Retailers who employ low-wage workers are considering cutting back their hours or paying fines rather than provide insurance through the rules set up by Obamacare.
David Dillon, CEO of the Kroger supermarket company, told The Financial Times that some companies might decide to pay a fine rather than insurance premiums because it would cost less.
Meanwhile, Dunkin' Brands CEO Nigel Travis said the doughnut chain is lobbying to change the definition under Obamacare of full-time work from 30 hours a week to 40, a move that would save companies money because they would end up insuring fewer workers.
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In addition, some fast-food chains are considering slashing workers' hours so that fewer would qualify for health insurance, while others are keeping their numbers of employees below 50 to avoid the insurance costs.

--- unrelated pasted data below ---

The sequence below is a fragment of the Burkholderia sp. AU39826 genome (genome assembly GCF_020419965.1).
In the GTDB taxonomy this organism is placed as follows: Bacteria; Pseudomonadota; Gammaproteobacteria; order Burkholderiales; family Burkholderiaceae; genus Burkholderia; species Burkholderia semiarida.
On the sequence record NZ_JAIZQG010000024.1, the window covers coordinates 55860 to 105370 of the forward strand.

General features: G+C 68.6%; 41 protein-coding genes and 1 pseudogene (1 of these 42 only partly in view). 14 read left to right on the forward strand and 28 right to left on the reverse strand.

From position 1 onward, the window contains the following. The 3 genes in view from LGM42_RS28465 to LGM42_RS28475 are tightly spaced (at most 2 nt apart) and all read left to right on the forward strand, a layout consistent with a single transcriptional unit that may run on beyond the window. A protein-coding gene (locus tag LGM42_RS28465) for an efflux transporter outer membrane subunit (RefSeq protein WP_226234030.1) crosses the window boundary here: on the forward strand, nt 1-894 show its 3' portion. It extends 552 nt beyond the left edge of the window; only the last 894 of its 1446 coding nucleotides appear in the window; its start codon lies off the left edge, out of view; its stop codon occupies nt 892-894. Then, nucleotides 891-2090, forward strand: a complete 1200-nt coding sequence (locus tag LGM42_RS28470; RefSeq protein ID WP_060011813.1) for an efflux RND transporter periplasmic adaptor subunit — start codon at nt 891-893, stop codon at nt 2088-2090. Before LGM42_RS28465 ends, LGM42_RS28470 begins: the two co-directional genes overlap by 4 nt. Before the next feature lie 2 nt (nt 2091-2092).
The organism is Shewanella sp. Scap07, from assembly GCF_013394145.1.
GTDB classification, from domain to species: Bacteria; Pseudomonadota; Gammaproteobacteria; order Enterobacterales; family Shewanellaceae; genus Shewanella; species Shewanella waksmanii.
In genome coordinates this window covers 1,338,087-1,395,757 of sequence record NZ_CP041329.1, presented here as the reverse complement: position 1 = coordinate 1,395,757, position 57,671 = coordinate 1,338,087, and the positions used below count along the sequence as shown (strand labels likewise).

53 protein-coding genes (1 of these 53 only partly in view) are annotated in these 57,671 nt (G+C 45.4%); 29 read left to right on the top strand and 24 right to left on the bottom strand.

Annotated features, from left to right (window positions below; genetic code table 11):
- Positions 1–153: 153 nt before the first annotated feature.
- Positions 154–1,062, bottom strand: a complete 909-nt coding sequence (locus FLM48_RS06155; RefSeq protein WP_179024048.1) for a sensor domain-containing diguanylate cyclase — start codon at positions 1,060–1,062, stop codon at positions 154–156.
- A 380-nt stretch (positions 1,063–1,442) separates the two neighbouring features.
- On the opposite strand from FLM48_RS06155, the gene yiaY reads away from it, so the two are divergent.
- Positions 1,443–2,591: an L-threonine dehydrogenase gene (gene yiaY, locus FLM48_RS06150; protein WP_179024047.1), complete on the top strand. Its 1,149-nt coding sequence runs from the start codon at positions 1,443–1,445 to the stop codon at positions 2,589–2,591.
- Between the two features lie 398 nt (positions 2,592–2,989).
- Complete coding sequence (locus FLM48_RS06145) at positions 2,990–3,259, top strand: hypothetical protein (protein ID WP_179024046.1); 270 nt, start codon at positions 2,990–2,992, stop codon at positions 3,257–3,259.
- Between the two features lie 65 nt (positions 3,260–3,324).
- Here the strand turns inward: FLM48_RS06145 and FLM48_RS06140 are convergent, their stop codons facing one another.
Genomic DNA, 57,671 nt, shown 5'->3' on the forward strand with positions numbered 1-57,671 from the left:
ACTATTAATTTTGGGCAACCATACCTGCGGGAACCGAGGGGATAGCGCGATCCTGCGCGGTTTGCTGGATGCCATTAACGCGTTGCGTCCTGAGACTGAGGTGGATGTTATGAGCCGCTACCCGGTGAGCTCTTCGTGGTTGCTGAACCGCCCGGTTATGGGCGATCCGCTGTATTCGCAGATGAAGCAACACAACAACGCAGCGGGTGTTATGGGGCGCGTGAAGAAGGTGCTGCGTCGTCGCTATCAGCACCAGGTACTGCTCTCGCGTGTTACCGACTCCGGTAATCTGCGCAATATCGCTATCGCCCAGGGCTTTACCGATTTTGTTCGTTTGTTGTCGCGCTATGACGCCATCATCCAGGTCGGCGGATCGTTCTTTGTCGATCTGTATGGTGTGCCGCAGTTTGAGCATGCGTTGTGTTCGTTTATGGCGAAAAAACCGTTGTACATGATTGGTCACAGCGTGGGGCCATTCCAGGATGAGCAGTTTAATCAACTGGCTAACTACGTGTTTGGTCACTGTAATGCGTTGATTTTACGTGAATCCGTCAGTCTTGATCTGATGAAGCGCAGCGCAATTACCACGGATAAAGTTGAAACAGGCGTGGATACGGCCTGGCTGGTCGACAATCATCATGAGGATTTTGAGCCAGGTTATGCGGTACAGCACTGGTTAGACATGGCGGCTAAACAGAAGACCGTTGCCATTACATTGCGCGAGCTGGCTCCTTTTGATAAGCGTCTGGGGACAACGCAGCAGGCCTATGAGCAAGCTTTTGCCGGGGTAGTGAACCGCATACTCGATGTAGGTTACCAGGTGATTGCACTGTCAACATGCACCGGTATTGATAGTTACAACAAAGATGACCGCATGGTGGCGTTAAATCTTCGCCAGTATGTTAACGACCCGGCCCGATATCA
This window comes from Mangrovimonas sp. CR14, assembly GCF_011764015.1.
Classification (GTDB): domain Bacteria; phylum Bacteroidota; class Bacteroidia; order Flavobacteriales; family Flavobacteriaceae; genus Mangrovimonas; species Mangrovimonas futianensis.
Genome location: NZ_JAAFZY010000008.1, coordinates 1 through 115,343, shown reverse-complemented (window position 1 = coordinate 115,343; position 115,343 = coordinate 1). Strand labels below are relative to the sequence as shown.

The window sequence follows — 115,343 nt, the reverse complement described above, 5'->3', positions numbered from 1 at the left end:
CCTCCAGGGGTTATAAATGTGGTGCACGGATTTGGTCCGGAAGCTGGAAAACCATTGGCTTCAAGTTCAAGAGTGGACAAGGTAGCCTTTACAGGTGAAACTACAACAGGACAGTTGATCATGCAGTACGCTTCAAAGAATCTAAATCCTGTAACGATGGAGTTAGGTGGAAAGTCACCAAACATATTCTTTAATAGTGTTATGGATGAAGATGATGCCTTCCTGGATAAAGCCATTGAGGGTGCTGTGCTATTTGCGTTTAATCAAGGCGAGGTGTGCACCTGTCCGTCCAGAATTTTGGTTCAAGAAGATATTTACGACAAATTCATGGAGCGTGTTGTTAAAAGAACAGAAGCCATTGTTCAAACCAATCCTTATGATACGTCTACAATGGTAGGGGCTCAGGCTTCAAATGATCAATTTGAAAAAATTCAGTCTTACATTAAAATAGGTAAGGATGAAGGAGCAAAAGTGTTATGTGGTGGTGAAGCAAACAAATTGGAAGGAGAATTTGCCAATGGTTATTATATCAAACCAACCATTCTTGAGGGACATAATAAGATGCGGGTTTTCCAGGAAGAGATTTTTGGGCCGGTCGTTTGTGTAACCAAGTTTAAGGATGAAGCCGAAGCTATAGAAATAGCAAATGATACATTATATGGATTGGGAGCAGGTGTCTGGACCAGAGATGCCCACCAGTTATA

Dillon said Kroger will keep covering all its full-time workers, but said some parts of the Obamacare law won't work because the penalties may be less costly to companies than insuring their employees.
“If you look through the economics of the penalty the companies pay versus the cost to provide coverage, the penalty’s too low, or the cost of coverage is too high, or the combination is wrong,” he said. “If [policy makers] get those things too far out of balance, everybody will have to reconsider their position on that point, including us. But we’re going to wait and see how that all develops.”
Under Obamacare, companies with more than 50 workers must pay a fine of $2,000 per worker if they don't provide insurance for full-time employees. The Kaiser Family Foundation, a nonpartisan policy group, says insurance costs companies an average of $4,664 per year for single coverage and $11,429 for families.
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